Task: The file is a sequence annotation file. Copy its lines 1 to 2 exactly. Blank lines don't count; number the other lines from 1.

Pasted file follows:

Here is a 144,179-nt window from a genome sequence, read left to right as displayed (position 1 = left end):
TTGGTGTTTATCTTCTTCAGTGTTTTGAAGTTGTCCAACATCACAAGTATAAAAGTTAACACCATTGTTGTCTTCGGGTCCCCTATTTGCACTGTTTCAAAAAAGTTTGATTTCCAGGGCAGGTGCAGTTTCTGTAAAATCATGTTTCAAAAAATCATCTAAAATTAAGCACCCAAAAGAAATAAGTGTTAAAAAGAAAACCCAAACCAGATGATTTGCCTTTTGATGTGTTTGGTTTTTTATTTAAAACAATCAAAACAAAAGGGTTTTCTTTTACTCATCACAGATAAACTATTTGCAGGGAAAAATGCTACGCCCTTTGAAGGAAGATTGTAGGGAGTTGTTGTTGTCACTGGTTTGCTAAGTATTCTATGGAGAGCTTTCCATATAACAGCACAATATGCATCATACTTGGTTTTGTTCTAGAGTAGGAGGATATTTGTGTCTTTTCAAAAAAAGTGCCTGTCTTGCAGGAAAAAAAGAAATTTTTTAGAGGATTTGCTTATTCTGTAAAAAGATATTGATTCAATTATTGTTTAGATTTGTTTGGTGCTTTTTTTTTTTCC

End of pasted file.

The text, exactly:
Here is a 144,179-nt window from a genome sequence, read left to right as displayed (position 1 = left end):
TTGGTGTTTATCTTCTTCAGTGTTTTGAAGTTGTCCAACATCACAAGTATAAAAGTTAACACCATTGTTGTCTTCGGGTCCCCTATTTGCACTGTTTCAAAAAAGTTTGATTTCCAGGGCAGGTGCAGTTTCTGTAAAATCATGTTTCAAAAAATCATCTAAAATTAAGCACCCAAAAGAAATAAGTGTTAAAAAGAAAACCCAAACCAGATGATTTGCCTTTTGATGTGTTTGGTTTTTTATTTAAAACAATCAAAACAAAAGGGTTTTCTTTTACTCATCACAGATAAACTATTTGCAGGGAAAAATGCTACGCCCTTTGAAGGAAGATTGTAGGGAGTTGTTGTTGTCACTGGTTTGCTAAGTATTCTATGGAGAGCTTTCCATATAACAGCACAATATGCATCATACTTGGTTTTGTTCTAGAGTAGGAGGATATTTGTGTCTTTTCAAAAAAAGTGCCTGTCTTGCAGGAAAAAAAGAAATTTTTTAGAGGATTTGCTTATTCTGTAAAAAGATATTGATTCAATTATTGTTTAGATTTGTTTGGTGCTTTTTTTTTTTCC